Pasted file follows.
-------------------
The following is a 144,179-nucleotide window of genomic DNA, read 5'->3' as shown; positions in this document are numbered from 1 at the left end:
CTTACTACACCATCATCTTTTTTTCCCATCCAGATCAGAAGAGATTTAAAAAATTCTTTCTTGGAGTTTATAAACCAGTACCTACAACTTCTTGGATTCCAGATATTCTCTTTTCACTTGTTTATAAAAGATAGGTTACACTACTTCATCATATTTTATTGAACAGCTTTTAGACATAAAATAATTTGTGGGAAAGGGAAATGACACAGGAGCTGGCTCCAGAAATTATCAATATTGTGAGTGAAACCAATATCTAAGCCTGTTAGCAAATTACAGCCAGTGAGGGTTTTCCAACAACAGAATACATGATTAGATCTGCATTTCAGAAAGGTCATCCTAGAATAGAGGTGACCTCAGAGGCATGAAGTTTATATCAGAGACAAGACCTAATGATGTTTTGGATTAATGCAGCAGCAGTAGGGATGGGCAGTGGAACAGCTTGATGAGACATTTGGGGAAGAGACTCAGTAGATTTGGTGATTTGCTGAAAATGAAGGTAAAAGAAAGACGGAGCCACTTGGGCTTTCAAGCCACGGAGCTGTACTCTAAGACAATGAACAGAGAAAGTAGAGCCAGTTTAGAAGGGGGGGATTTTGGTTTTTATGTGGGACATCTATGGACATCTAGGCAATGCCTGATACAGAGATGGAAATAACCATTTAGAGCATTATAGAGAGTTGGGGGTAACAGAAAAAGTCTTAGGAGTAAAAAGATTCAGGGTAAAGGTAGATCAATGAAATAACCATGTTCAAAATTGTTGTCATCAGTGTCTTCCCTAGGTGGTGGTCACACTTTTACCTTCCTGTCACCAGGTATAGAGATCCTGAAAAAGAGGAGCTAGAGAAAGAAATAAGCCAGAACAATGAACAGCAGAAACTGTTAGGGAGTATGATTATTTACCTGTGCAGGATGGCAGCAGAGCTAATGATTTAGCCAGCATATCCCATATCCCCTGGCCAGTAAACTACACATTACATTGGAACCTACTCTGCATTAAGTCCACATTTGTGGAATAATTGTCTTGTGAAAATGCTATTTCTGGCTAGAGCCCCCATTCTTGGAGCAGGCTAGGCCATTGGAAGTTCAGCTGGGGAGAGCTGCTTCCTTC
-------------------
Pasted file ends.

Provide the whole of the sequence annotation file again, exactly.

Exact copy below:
The following is a 144,179-nucleotide window of genomic DNA, read 5'->3' as shown; positions in this document are numbered from 1 at the left end:
CTTACTACACCATCATCTTTTTTTCCCATCCAGATCAGAAGAGATTTAAAAAATTCTTTCTTGGAGTTTATAAACCAGTACCTACAACTTCTTGGATTCCAGATATTCTCTTTTCACTTGTTTATAAAAGATAGGTTACACTACTTCATCATATTTTATTGAACAGCTTTTAGACATAAAATAATTTGTGGGAAAGGGAAATGACACAGGAGCTGGCTCCAGAAATTATCAATATTGTGAGTGAAACCAATATCTAAGCCTGTTAGCAAATTACAGCCAGTGAGGGTTTTCCAACAACAGAATACATGATTAGATCTGCATTTCAGAAAGGTCATCCTAGAATAGAGGTGACCTCAGAGGCATGAAGTTTATATCAGAGACAAGACCTAATGATGTTTTGGATTAATGCAGCAGCAGTAGGGATGGGCAGTGGAACAGCTTGATGAGACATTTGGGGAAGAGACTCAGTAGATTTGGTGATTTGCTGAAAATGAAGGTAAAAGAAAGACGGAGCCACTTGGGCTTTCAAGCCACGGAGCTGTACTCTAAGACAATGAACAGAGAAAGTAGAGCCAGTTTAGAAGGGGGGGATTTTGGTTTTTATGTGGGACATCTATGGACATCTAGGCAATGCCTGATACAGAGATGGAAATAACCATTTAGAGCATTATAGAGAGTTGGGGGTAACAGAAAAAGTCTTAGGAGTAAAAAGATTCAGGGTAAAGGTAGATCAATGAAATAACCATGTTCAAAATTGTTGTCATCAGTGTCTTCCCTAGGTGGTGGTCACACTTTTACCTTCCTGTCACCAGGTATAGAGATCCTGAAAAAGAGGAGCTAGAGAAAGAAATAAGCCAGAACAATGAACAGCAGAAACTGTTAGGGAGTATGATTATTTACCTGTGCAGGATGGCAGCAGAGCTAATGATTTAGCCAGCATATCCCATATCCCCTGGCCAGTAAACTACACATTACATTGGAACCTACTCTGCATTAAGTCCACATTTGTGGAATAATTGTCTTGTGAAAATGCTATTTCTGGCTAGAGCCCCCATTCTTGGAGCAGGCTAGGCCATTGGAAGTTCAGCTGGGGAGAGCTGCTTCCTTC